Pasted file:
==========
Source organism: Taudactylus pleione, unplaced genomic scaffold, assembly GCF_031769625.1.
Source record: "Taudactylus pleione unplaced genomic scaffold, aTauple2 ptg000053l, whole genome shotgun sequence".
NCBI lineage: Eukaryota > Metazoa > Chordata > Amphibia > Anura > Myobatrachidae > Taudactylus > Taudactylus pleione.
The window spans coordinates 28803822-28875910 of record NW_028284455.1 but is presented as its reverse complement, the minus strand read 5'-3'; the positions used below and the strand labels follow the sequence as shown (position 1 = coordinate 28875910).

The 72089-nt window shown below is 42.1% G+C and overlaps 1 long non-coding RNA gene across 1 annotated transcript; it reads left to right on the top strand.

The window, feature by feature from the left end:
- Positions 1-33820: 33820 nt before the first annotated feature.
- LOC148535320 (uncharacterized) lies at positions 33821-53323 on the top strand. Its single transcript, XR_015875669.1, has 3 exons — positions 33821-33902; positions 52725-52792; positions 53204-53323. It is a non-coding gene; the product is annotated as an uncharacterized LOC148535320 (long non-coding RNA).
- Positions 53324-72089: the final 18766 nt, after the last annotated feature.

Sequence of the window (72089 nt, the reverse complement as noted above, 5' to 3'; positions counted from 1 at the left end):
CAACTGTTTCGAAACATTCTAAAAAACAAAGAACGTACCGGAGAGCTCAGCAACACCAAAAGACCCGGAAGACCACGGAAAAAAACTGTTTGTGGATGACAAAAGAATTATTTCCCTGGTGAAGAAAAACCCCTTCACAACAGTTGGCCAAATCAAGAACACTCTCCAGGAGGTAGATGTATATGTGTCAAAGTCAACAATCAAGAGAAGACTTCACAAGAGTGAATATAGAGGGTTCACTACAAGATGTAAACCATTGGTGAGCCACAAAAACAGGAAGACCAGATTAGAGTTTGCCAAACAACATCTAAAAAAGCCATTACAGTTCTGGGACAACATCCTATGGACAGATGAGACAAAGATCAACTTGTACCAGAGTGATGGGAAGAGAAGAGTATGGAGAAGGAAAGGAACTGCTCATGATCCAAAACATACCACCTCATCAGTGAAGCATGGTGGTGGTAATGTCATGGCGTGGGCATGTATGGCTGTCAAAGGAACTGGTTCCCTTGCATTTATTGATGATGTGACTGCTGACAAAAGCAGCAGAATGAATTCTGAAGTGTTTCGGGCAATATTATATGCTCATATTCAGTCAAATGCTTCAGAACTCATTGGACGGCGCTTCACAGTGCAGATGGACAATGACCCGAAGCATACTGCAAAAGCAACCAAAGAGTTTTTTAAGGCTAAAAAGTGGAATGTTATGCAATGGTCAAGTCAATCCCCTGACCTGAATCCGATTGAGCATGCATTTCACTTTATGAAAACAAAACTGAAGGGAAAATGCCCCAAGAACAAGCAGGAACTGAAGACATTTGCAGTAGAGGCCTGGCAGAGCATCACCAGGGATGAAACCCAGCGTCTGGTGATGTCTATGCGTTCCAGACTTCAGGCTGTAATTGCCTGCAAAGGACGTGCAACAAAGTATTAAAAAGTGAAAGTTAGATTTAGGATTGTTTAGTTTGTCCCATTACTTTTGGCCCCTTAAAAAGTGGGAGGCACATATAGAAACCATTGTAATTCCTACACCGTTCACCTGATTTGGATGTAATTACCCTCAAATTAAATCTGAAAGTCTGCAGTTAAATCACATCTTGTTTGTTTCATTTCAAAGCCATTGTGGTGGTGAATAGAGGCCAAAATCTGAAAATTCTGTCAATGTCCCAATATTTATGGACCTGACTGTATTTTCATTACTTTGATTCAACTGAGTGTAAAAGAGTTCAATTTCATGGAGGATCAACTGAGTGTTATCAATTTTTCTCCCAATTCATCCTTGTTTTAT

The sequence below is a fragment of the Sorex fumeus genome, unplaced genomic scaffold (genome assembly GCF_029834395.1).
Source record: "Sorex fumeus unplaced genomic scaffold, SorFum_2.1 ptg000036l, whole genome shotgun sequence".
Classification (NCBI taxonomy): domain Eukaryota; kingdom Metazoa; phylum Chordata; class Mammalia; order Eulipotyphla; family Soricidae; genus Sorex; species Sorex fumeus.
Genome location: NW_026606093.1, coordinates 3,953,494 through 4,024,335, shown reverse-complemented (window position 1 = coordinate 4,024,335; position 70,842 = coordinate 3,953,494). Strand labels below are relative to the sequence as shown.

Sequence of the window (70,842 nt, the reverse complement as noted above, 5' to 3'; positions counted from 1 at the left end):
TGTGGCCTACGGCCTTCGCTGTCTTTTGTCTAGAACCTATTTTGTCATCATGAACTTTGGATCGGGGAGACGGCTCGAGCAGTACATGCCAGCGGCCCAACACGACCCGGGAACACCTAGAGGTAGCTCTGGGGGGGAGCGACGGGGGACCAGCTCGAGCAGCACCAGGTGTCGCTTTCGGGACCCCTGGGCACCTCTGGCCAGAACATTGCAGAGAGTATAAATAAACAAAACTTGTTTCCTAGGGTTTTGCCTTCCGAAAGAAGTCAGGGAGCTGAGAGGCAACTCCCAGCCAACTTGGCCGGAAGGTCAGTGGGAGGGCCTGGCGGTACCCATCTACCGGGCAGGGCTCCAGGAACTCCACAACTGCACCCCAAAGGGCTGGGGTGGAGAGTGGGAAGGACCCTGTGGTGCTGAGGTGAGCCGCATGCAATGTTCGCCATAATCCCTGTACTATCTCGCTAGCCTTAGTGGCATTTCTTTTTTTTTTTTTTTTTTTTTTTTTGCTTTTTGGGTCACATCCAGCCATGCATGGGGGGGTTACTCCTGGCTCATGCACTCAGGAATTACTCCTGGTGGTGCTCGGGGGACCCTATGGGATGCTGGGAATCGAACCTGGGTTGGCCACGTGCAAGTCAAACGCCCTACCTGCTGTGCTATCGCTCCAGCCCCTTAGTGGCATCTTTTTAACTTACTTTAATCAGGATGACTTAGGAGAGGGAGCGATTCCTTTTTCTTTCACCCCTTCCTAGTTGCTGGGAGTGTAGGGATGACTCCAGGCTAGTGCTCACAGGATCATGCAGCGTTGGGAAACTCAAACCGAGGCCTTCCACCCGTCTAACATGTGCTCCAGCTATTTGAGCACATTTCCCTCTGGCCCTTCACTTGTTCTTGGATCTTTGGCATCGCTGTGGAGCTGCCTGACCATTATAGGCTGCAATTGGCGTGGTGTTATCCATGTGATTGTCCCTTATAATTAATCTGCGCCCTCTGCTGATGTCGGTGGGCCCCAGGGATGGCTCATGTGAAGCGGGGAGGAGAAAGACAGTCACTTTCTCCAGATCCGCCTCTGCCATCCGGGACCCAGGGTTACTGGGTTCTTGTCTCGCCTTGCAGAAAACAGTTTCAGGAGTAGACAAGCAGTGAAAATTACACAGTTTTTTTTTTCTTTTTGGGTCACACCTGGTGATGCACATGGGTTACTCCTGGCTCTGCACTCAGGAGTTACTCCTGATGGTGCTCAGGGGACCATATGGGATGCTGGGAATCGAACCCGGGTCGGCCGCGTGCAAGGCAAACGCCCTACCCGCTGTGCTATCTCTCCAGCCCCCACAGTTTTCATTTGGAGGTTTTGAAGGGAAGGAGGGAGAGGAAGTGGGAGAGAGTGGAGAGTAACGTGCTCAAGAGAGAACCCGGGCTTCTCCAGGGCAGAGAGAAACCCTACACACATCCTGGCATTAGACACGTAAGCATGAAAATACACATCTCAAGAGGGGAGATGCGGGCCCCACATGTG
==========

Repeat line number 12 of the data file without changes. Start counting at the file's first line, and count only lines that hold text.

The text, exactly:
The sequence below is a fragment of the Sorex fumeus genome, unplaced genomic scaffold (genome assembly GCF_029834395.1).